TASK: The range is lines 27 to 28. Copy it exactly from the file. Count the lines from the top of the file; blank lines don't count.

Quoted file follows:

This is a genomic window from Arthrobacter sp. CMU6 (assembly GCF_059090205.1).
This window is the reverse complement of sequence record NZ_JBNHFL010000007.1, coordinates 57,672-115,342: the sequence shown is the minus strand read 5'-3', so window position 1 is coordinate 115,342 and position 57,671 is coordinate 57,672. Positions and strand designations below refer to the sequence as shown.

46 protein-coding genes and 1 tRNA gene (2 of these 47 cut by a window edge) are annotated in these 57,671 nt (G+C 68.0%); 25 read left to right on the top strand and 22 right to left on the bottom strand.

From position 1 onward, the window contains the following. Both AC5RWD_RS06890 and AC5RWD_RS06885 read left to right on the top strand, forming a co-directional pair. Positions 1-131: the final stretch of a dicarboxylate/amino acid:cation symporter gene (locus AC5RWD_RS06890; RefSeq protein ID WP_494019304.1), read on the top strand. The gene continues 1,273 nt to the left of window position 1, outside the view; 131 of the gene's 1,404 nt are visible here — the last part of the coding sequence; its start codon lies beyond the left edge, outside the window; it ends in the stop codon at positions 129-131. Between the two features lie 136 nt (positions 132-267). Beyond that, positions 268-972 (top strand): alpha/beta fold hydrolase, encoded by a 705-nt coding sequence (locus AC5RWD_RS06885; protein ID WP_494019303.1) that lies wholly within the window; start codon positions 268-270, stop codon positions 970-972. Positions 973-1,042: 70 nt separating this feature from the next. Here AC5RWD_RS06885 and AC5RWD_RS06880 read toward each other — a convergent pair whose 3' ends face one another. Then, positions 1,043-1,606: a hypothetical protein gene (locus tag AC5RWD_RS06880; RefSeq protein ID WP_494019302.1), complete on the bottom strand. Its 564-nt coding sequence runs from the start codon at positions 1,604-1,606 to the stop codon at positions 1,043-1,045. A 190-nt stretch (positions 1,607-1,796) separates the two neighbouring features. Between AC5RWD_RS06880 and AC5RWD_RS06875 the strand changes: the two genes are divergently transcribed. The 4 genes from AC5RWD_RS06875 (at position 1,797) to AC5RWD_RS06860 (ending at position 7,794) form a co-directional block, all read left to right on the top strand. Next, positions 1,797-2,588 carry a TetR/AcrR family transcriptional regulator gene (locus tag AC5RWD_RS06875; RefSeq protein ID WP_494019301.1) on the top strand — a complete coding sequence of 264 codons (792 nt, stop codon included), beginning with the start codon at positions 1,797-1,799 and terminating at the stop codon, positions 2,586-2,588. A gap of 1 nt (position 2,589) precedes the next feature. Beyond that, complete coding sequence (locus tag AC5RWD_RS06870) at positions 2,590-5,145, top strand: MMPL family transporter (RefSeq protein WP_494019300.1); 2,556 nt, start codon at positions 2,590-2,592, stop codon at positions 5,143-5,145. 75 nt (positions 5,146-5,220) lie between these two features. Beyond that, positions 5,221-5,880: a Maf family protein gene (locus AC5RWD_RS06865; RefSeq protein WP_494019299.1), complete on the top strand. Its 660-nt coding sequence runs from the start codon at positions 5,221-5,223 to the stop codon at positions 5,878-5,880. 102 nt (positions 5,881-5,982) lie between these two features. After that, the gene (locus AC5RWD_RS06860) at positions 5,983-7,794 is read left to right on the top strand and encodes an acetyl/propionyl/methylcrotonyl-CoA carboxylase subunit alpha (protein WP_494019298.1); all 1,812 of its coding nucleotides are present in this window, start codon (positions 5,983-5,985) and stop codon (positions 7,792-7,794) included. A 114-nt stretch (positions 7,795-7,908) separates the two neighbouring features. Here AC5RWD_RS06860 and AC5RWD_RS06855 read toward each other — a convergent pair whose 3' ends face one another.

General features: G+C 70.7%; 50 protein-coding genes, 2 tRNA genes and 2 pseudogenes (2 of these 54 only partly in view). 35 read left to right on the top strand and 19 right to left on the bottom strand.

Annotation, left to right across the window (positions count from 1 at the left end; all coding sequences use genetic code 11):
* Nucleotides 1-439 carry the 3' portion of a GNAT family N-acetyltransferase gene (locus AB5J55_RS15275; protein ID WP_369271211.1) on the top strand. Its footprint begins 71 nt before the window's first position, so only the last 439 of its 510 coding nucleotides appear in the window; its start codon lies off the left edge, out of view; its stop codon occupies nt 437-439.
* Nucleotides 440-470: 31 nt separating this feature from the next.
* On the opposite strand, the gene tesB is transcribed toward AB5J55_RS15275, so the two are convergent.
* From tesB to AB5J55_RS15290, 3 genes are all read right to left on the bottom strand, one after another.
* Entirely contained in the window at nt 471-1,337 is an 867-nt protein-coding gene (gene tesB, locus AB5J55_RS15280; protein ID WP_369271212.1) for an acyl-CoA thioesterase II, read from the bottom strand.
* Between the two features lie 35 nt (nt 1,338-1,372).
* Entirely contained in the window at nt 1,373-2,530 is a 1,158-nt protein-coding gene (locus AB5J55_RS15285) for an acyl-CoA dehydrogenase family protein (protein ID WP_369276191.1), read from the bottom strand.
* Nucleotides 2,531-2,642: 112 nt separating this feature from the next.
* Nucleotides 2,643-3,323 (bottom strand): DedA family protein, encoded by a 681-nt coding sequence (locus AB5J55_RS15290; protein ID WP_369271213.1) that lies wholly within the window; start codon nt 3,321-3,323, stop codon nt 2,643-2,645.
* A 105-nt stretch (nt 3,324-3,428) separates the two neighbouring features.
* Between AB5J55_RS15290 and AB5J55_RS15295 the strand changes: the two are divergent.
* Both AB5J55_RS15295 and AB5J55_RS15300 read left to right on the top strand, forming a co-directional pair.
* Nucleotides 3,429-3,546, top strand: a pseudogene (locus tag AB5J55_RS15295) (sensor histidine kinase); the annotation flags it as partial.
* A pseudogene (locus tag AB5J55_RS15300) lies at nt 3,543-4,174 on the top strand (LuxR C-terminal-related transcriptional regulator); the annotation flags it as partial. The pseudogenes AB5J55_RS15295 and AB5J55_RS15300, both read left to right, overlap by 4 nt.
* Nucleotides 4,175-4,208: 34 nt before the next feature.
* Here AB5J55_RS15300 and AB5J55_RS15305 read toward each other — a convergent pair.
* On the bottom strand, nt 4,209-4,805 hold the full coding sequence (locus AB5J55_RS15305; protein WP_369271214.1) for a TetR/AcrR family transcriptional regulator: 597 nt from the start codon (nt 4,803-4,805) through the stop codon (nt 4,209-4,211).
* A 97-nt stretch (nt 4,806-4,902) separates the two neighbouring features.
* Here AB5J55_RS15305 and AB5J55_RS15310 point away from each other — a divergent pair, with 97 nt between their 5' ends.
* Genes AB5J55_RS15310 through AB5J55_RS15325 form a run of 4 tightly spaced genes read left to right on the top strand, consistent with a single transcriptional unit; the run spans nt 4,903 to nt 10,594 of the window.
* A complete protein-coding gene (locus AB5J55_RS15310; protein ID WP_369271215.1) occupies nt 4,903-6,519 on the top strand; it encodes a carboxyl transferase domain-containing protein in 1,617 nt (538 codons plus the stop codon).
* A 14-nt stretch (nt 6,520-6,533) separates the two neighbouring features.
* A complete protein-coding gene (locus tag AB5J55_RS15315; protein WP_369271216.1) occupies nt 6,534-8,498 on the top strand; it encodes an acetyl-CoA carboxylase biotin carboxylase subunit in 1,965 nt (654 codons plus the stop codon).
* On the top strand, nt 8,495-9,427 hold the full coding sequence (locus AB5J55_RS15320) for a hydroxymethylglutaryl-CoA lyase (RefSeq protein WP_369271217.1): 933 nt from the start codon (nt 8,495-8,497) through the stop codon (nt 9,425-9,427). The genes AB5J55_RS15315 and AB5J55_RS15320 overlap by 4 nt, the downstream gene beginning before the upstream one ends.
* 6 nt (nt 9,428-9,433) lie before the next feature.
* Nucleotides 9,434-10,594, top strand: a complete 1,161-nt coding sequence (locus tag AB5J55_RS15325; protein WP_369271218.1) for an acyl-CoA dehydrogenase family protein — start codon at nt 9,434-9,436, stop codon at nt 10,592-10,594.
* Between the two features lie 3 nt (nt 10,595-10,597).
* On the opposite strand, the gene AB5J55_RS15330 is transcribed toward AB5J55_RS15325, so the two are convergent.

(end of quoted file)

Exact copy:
* A complete protein-coding gene (locus AB5J55_RS15310; protein ID WP_369271215.1) occupies nt 4,903-6,519 on the top strand; it encodes a carboxyl transferase domain-containing protein in 1,617 nt (538 codons plus the stop codon).
* A 14-nt stretch (nt 6,520-6,533) separates the two neighbouring features.